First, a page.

The Bharatiya Janata Party (BJP) is witnessing mounting resentment among party leaders in Karnataka over its decision to field disqualified lawmakers for the forthcoming bypolls.
Irrespective of the outcome of the December bypolls, the hardline approach taken against dissenting voices by chief minister B.S. Yediyurappa could have long-term ramifications for a party that derives its strength from grassroots workers, said analysts and senior BJP leaders.
The willingness to overlook the interests of party workers is not only increasing the divide between the old and the new guard in Karnataka BJP, but may also prompt defections.
“We have problems in Hosakote and Athani. Most other places things have more or less been settled," said a BJP office bearer, requesting anonymity.
Yediyurappa’s threat to expel local and state level leaders, including Sharath Kumar Bache Gowda, who is contesting as an independent against the BJP’s official candidate N. Nagaraju (M.T.B), has increased the risk of other workers deserting the party before the polls.
In the run-up to the Lok Sabha elections, Congress and Janata Dal (Secular), or JD(S), workers had drifted away towards the BJP. Subsequently, the saffron party was successful in bringing down the coalition government headed by H.D. Kumaraswamy with the help of the dissenters, and stake claim to power. Now, growing dissent among party cadres is likely to benefit the Opposition in recovering lost ground, said analysts and party workers.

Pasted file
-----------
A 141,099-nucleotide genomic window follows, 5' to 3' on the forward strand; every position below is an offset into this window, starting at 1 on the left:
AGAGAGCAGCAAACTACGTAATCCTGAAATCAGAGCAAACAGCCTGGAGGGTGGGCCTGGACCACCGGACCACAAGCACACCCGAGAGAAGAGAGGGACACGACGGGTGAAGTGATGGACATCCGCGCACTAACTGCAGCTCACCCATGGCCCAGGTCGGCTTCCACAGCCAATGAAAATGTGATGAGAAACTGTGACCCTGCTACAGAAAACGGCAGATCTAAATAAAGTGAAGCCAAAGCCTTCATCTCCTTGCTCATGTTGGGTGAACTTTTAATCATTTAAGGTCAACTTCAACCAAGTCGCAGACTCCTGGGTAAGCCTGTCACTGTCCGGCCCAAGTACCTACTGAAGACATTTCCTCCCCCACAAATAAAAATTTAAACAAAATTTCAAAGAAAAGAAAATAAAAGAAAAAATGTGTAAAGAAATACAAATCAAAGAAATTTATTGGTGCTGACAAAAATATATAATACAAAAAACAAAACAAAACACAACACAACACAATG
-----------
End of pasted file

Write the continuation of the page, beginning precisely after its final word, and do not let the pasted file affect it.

A section within the state BJP has a more sympathetic approach towards those who feel that they have been wronged to “placate outsiders".
Analysts and party leaders said that dissent will only add to the existing divide between Yediyurappa, who is slowly losing his popularity and influence among party workers, and leaders who take direct orders from national party president Amit Shah and general secretary (organization) B.L. Santosh.
Narendar Pani, political analyst and faculty, National Institute of Advanced Studies (NIAS), said the BJP cannot contain defections because its choice of candidates include “imports" from the Congress and JD(S). “BJP can’t be seen leading a campaign against defection," he added.
Local leaders in other bypoll-bound constituencies said dissent was widespread and threats to expel workers will only lead to mass protests, and defections.
Yediyurappa’s attempts to pacify ticket aspirants with plum posts to buy their silence and cooperation has not really trickled down to the cadre, leaving the party vulnerable.
In fact, the BJP had capitalized on the growing dissent among workers of traditional rivals—the Congress and the JD(S)—to come to power. Now, by accommodating those very leaders, the party leadership maybe risking its own survival.